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Forecast for the Skyline Area Mountains

Issued by Brett Kobernik for Saturday, April 23, 2022
Special Announcements
Avalanche forecasts for the Manti Skyline will be intermittent and storm dependent through the rest of April.
Weather and Snow
Current Conditions
A large storm system is moving through our area which dropped about 6 inches of new snow Friday night. It's been windy with this event with strong speeds from the southwest. Temperatures dropped to around 20˚F overnight. My best guess at snow conditions is 6 inches of medium density wind blown cold powder.
Mountain Weather
The brunt of the storm system has moved through but some clouds and chances for snow remain through Sunday. We'll see clouds today with perhaps a few breaks. Temperatures will get into the low 30s. Wind will shift to the northwest and remain moderate to strong in speed. We should see a small shot of snow this afternoon with a couple of inches possible. Some clouds will linger Sunday with the northwest wind tapering off. Temperatures will again be in the low 30s. There's one last chance for light snow Sunday evening.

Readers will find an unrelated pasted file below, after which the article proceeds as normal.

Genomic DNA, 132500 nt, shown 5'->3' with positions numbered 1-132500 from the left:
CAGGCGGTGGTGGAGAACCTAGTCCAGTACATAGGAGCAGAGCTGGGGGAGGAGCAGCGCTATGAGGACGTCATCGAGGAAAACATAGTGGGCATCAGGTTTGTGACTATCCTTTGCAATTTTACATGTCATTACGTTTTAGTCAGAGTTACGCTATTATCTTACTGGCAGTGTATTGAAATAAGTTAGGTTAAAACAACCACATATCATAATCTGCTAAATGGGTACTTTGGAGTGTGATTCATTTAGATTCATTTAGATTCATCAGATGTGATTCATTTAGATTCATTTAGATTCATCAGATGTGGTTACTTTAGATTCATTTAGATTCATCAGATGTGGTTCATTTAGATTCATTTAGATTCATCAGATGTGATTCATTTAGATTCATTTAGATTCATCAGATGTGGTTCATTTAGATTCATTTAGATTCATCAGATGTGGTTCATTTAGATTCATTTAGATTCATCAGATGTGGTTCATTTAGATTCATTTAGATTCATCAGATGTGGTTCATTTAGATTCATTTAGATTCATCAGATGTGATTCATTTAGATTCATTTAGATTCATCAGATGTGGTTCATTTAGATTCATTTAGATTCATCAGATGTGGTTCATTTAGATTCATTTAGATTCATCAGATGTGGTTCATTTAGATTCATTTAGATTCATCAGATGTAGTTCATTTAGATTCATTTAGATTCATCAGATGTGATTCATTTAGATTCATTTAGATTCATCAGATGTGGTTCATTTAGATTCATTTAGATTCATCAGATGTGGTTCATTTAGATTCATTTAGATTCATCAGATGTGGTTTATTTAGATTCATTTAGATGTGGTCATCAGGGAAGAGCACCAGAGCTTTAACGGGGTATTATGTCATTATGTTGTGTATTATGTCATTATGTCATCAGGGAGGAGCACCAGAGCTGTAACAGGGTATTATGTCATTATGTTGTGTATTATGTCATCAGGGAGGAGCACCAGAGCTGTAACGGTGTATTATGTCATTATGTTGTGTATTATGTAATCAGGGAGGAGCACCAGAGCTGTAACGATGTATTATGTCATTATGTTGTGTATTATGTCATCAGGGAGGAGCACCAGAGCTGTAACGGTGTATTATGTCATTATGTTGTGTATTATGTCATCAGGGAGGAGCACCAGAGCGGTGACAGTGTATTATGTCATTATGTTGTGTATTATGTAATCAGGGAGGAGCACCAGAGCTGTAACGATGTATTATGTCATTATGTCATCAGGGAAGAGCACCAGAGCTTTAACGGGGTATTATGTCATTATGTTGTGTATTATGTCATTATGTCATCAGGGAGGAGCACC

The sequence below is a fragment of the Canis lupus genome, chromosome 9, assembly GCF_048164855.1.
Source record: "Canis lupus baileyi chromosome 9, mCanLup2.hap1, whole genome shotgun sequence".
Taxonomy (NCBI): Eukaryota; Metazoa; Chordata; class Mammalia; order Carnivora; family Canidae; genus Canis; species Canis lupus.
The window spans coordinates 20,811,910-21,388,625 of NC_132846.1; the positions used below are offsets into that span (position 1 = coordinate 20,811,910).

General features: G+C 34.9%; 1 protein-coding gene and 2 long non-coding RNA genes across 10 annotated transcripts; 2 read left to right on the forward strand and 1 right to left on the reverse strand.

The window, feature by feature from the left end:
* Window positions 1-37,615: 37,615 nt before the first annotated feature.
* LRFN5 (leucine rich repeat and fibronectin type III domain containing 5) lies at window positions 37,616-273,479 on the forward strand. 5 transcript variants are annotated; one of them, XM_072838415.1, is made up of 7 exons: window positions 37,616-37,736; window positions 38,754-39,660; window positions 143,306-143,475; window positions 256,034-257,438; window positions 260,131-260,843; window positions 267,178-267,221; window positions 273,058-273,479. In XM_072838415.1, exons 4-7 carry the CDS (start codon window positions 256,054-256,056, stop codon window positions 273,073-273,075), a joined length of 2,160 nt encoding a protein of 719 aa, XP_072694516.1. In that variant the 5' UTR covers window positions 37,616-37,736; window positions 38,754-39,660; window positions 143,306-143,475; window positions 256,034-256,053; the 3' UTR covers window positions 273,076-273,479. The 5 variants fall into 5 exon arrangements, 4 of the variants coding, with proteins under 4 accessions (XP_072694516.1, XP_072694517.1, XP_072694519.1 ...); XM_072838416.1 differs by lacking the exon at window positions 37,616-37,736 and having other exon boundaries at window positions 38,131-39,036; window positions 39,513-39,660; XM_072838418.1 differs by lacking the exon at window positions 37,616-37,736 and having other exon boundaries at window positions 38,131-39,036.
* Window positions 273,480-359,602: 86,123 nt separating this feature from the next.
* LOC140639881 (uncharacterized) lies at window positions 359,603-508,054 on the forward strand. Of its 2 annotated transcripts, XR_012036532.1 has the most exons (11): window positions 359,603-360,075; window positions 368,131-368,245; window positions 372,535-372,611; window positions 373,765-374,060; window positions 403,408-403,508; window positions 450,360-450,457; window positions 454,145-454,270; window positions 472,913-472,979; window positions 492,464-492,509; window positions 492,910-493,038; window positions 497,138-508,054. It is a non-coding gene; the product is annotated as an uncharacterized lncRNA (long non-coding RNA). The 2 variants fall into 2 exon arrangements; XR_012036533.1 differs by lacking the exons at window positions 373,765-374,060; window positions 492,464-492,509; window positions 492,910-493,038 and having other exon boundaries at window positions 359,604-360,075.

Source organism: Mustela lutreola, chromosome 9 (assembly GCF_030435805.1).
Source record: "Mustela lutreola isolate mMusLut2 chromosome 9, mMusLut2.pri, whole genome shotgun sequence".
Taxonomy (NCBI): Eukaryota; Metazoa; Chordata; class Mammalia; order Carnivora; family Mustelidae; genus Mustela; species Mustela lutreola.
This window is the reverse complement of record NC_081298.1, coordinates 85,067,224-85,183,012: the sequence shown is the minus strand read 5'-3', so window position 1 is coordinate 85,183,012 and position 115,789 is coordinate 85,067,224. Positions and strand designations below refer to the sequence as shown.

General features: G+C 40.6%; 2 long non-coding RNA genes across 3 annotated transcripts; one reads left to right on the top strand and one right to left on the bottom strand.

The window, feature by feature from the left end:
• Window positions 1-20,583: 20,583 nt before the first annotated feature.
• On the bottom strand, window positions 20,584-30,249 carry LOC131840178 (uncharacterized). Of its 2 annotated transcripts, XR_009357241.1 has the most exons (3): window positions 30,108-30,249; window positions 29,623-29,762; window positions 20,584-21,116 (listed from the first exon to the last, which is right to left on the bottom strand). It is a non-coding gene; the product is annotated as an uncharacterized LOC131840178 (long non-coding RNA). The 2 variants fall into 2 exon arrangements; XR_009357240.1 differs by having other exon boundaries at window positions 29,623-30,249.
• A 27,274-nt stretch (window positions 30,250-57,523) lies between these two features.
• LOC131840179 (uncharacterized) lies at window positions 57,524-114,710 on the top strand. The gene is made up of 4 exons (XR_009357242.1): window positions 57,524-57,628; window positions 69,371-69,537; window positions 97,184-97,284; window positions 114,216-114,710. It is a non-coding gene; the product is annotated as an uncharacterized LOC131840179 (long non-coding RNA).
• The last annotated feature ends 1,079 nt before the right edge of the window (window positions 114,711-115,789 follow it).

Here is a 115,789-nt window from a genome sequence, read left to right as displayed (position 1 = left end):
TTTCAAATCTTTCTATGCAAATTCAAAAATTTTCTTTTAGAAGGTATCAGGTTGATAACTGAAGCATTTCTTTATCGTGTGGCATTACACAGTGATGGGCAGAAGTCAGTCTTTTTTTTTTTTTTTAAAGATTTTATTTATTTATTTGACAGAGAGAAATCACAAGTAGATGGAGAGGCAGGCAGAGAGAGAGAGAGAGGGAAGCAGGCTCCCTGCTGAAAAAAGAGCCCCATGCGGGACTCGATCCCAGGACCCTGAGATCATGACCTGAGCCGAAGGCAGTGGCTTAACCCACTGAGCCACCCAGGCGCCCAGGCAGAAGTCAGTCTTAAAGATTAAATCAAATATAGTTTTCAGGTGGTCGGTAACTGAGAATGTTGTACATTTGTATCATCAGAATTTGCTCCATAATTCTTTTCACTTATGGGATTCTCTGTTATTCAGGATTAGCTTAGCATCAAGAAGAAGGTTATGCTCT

Avalanche Problem #1
Wind Drifted Snow
There's not all that much new snow so avalanche conditions remain fairly calm. The wind blown snow is the biggest concern. The most likely places someone might trigger a small avalanche today would be just under the higher ridgelines on very steep slopes that face north through southeast.
It's difficult to say at this time if the new wind blown snow is sensitive to the weight of a person. The best approach is to get out and find small steep test slopes that have no consequences if they avalanche. Side-hill or ski-cut these small test slopes to see if you can initiate a crack. Do this numerous times on different test slopes to get a feel for how well the new snow is bonded to the old snow.
Overall, I'm not anticipating very dangerous avalanche conditions. Just keep in mind that you might trigger a small slab avalanche if you're poking around just below the ridgelines on steep slopes.
General Announcements
This forecast is from the U.S.D.A. Forest Service, which is solely responsible for its content. This forecast describes general avalanche conditions and local variations always occur.